FRANKFURT (Reuters) -- The European Central Bank promised an indefinite supply of fresh asset purchases and cut interest rates deeper into negative territory on Thursday, an effort to prop up the ailing euro zone economy that was cheered by financial markets.
Coming in the final weeks of ECB President Mario Draghi's mandate, the moves will increase pressure on the U.S. Federal Reserve and Bank of Japan to ease next week to support a world economy increasingly characterised by low growth and protectionist threats to free trade.
Yet there were immediate doubts as to whether the ECB measures -- the few remaining in its monetary policy arsenal -- would be enough to boost a euro zone recovery in the face of a U.S.-China trade war and possible disruption from Brexit.
The ECB cut its deposit rate by 10 basis points to a record low of -0.5%, promised that rates would stay low for longer and said it would restart bond purchases at a rate of 20 billion euros a month from Nov. 1.
"The Governing Council expects (bond purchases) to run for as long as necessary to reinforce the accommodative impact of its policy rates, and to end shortly before it starts raising the key ECB interest rates," it said in a statement.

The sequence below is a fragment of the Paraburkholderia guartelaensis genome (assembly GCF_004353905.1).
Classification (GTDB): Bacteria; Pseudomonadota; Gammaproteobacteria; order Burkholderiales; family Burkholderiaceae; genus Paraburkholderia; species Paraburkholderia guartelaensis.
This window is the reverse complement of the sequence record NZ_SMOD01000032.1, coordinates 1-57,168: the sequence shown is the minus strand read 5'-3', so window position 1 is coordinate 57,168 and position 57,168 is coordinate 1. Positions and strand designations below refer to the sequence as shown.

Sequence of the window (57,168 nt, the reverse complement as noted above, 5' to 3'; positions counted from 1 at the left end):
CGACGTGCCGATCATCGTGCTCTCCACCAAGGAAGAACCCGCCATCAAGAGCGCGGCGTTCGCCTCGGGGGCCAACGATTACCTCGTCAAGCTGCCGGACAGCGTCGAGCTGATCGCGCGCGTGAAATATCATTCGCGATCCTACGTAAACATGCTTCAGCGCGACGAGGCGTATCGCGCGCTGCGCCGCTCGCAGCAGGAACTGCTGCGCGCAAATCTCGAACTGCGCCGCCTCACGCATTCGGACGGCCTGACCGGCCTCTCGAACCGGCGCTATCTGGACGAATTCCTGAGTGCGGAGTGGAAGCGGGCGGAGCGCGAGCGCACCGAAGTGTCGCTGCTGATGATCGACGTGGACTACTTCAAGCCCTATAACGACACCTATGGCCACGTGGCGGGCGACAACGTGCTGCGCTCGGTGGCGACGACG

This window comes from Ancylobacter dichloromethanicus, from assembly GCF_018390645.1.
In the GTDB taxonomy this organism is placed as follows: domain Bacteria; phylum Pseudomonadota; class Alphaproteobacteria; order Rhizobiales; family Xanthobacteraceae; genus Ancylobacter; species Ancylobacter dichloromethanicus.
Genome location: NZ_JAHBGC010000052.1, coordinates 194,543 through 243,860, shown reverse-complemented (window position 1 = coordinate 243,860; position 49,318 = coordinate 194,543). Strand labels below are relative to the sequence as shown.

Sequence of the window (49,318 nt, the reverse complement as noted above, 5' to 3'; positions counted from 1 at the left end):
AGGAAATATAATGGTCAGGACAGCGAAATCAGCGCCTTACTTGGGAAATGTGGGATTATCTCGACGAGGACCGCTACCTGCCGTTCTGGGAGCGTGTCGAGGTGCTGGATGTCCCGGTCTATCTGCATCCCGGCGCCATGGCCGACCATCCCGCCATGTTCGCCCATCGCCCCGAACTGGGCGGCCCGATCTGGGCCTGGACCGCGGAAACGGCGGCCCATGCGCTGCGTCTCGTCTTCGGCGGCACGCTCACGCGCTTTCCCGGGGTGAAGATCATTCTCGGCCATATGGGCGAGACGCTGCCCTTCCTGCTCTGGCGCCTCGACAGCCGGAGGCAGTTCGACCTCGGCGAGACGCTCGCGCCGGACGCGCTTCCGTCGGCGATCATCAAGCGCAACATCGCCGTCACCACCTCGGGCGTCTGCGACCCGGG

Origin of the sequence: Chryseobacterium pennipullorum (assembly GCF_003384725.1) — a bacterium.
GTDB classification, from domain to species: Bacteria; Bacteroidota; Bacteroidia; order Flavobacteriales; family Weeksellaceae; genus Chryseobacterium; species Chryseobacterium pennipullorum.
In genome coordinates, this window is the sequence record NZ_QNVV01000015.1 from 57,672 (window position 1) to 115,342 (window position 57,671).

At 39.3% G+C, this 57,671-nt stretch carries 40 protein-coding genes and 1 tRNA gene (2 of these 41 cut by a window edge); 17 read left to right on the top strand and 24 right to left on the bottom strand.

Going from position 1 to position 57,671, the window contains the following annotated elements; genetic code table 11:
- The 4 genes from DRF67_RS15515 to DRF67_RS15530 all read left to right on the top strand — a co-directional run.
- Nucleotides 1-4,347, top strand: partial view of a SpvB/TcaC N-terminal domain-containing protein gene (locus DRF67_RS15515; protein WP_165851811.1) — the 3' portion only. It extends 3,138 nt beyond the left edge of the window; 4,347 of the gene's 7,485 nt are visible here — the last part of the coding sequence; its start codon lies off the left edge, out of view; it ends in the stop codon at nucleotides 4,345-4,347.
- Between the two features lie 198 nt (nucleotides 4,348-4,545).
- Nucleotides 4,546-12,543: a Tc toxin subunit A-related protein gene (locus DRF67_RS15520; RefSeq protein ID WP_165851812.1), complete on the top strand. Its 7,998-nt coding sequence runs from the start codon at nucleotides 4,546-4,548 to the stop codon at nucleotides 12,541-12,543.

Given that markets do not expect rates to rise for nearly a decade, such a formulation suggests that purchases could go on for years -- an eventuality Draghi did not challenge.
"We have a relevant headroom to go on for quite a long time at this rhythm without the need to raise the discussion about limits," he told a regular news conference after the meeting.
The news triggered a rally in euro zone bonds that would cut the cost of borrowing in the 19-country currency bloc, and pushed the euro below $1.10, prompting expectations that inflation could rise.
U.S. President Donald Trump, who this week called on the U.S. Federal Reserve to follow other central banks in adopting negative interest rates, accused the ECB of seeking a trade gain by deliberately depreciating the euro against the dollar.
"And the Fed sits, and sits, and sits. They get paid to borrow money, while we are paying interest!" he tweeted.